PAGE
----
Smart EQ ForTwo Coupe review
The Smart EQ ForTwo Coupe was refreshed in 2020; the updated version retains all of the model's charms, but also its significant drawbacks
- Great fun to drive
- Cute, stylish image
- Competitive starting price
- Very short range
- Only room for two
- 22kW max charging speed
|Car type||Electric range||Wallbox charge time||Fast charge time|
|Electric||83 miles||2hrs 45mins (0-100%, 7.4kW)||55mins (0-100%, 22kW)|
Mercedes' small car sub-brand Smart went fully electric in 2020. The company has offered various electric versions of its ForTwo and ForFour city cars over the years, but has now ditched the petrol versions completely in order to focus on zero-emissions models.
Falling under the familiar EQ brand, there are three Smart models to choose from. The original is the two-seat EQ ForTwo Coupe, but there’s also a Cabrio version, as well as the four-seat ForFour. Each was updated with a minor mid-life facelift in early 2020, although the electric powertrain under the metal is largely unchanged, meaning the models' somewhat underwhelming driving range and charging times remain.
The ForTwo is priced strongly at less than £17,000 for the entry-level version, but there's no getting away from the fact that the not-much-more-expensive Volkswagen e-up! will get you almost twice as far on a single charge, and carry four rather than two adults while doing it.
On the outside, the Smart's styling was updated, with a smooth nose, some new wheel designs, fresh tail-light graphics and a tweaked rear spoiler. Inside, the centre console was reshaped and now features a smartphone tray as well as two cup-holders.
Unfortunately, the somewhat clunky infotainment system, dating back to Smart's collaboration with Renault, was carried over; it feels badly out of date next to rival systems. There's Android Auto but no Apple CarPlay for now, however Smart is promising an upgrade a few months after launch, so it may be worth holding out for this.
To drive, the revised ForTwo is almost the same as its predecessor, which is unsurprising given there were no changes to the drivetrain. It's rear-wheel drive and gets from 0-62mph in a leisurely 11.6 seconds, but a relatively light weight, a turning circle tighter than a London taxi's and instant electric-motor torque make it a fun and satisfying car to dart about town in.
The electric motor is pretty quiet and the ForTwo is generally comfortable, but its short wheelbase means it's prone to bouncing around on bad roads; it's a good idea to use its agility to dodge potholes instead of driving over them. The car isn't completely out of its depth on the motorway, but realistically its range will shrink even further at sustained high speed; this should be seen as a vehicle for urban commuting or suburban shopping and social trips only.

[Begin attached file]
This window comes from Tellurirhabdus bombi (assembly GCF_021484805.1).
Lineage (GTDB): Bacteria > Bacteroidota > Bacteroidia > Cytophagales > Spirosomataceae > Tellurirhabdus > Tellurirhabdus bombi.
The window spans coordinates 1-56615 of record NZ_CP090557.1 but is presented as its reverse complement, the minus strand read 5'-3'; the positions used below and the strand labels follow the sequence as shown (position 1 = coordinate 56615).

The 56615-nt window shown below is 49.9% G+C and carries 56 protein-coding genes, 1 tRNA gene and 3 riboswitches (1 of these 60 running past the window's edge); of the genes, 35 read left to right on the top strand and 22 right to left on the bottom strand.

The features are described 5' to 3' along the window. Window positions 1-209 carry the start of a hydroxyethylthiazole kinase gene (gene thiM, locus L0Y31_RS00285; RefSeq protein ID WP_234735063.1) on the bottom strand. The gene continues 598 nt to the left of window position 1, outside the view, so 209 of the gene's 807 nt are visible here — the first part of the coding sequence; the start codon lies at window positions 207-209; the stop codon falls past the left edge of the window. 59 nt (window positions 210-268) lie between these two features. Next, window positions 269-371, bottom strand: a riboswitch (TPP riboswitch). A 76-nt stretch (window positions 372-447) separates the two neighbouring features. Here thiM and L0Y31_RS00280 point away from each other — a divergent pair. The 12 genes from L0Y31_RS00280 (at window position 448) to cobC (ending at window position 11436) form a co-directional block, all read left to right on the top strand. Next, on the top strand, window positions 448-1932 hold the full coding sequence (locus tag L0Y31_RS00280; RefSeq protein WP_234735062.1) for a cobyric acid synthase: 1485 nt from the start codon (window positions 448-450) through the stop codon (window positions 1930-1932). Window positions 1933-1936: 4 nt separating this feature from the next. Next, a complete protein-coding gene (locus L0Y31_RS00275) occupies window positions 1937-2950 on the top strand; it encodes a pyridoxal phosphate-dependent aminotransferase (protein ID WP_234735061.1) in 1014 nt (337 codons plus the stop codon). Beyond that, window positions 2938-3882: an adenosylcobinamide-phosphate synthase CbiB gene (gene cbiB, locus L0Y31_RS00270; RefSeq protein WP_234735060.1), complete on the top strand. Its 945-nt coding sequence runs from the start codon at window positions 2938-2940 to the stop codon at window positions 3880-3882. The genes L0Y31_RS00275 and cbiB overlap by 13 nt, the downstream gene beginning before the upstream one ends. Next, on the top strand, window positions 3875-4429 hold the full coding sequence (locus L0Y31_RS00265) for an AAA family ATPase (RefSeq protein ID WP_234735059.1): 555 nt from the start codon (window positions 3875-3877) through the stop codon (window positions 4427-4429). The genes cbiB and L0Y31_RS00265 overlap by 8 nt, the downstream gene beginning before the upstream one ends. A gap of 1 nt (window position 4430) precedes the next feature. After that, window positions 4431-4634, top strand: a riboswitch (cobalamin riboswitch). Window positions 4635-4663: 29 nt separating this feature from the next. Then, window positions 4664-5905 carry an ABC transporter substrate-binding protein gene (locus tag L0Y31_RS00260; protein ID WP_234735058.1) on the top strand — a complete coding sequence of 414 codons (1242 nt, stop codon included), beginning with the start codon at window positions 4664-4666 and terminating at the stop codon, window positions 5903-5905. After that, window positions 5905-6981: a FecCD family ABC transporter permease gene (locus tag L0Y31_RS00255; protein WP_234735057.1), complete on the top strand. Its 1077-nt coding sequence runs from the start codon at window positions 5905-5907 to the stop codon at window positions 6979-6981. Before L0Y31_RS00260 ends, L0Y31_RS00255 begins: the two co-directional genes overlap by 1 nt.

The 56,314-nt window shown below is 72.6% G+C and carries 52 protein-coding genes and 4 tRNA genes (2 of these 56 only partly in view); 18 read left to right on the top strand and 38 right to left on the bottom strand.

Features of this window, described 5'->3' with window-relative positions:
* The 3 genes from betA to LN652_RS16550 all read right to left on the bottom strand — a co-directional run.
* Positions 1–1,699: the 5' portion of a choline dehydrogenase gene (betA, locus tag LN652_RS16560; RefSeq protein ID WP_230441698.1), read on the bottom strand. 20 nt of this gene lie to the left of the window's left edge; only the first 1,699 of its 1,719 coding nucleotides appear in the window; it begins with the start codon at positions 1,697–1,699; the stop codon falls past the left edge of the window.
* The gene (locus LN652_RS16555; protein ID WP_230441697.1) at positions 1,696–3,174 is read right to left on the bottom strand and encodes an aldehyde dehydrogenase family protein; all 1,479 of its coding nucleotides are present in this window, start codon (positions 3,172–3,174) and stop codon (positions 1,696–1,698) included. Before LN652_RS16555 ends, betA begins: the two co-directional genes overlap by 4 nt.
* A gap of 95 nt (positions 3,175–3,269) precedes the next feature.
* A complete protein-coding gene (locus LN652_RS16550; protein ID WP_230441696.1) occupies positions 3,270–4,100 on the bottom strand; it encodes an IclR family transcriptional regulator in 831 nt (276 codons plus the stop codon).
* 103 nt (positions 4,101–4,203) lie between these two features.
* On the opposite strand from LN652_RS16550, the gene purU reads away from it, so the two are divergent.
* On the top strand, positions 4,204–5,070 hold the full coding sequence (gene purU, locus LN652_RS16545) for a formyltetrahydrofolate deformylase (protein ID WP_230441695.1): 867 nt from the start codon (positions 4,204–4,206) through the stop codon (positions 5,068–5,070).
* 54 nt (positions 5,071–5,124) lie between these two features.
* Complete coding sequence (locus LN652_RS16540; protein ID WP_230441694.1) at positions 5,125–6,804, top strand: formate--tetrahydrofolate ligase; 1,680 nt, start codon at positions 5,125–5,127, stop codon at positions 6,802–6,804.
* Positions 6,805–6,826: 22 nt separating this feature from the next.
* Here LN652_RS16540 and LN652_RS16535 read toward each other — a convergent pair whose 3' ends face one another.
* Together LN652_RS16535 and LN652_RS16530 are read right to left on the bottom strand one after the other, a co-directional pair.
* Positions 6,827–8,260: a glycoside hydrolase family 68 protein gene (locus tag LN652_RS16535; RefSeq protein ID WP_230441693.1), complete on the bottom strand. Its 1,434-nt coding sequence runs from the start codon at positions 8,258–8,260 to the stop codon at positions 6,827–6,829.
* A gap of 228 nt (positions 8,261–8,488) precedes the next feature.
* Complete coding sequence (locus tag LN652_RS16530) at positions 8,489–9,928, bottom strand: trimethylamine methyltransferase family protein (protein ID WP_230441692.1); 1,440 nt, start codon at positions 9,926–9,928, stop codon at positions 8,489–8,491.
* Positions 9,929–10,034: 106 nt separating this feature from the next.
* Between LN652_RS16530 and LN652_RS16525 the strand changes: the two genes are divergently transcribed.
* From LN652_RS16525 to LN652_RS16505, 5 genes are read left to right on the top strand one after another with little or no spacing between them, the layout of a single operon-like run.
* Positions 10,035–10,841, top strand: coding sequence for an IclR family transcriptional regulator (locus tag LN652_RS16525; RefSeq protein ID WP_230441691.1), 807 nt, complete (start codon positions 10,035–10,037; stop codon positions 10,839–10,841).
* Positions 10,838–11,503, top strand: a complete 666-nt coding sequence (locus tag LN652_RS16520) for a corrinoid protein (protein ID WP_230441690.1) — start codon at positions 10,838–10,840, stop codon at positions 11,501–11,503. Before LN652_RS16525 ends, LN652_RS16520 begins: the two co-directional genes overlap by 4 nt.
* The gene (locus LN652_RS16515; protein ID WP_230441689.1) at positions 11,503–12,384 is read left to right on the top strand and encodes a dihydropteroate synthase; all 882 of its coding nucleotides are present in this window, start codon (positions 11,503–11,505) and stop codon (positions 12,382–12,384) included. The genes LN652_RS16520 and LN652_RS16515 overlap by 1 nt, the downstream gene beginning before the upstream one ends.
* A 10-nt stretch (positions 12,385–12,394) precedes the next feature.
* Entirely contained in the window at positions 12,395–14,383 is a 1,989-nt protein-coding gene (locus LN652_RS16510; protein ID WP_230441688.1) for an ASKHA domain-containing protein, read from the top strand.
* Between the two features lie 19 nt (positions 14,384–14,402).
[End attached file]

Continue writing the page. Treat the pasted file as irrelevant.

With charging speed limited to 22kW by the on-board charger, overnight charging at a home wallbox or daytime top-ups at work if possible are your best options, as the Smart can't charge any faster at high-speed 50kW or 100kW stations.
Being electric, it’s safe to suggest the Smart ForTwo will be more reliable than its petrol or diesel equivalents, largely due to the fact there are fewer moving parts. That said, while brand didn’t feature in the most recent Driver Power owner satisfaction survey due to a lack of responses, parent company Mercedes finished just two places from the bottom – in 28th position. One big complaint was with regards to running costs, which clearly won’t be so much of an issue on the small electric ForTwo.
Speaking of running costs, the Smart ForTwo surely takes the crown as one of cheapest new cars to run. There’s no road tax to pay – all electric cars are exempt – and company-car drivers avoid Benefit-in-Kind (BiK) tax completely for the 2020/21 tax year, before it goes up to a paltry 1% in 2021/22. If you charge at home and make use of a domestic electricity tariff, it’ll cost only a few pounds to top up the batteries, as well.
There are four trim levels: 'passion advanced', 'pulse premium', 'prime exclusive' and the limited-run 'Edition 1', but the best value is probably to be found with the entry-level version, as the higher trims just add features like larger alloy wheels, a reversing camera and ambient interior lights, which seem like overkill on such a small and simple car.
Overall, the Smart EQ ForTwo seems ideally suited to serve as a household's second car, taking in commuting, shopping or station car-park shuttle duties, and sitting alongside a longer-range electric car or plug-in hybrid for trips further afield. On its own, though, it seems pricey for what you get compared to other small electric cars like the SEAT Mii electric, Volkswagen e-up! and considerably longer-range Renault ZOE.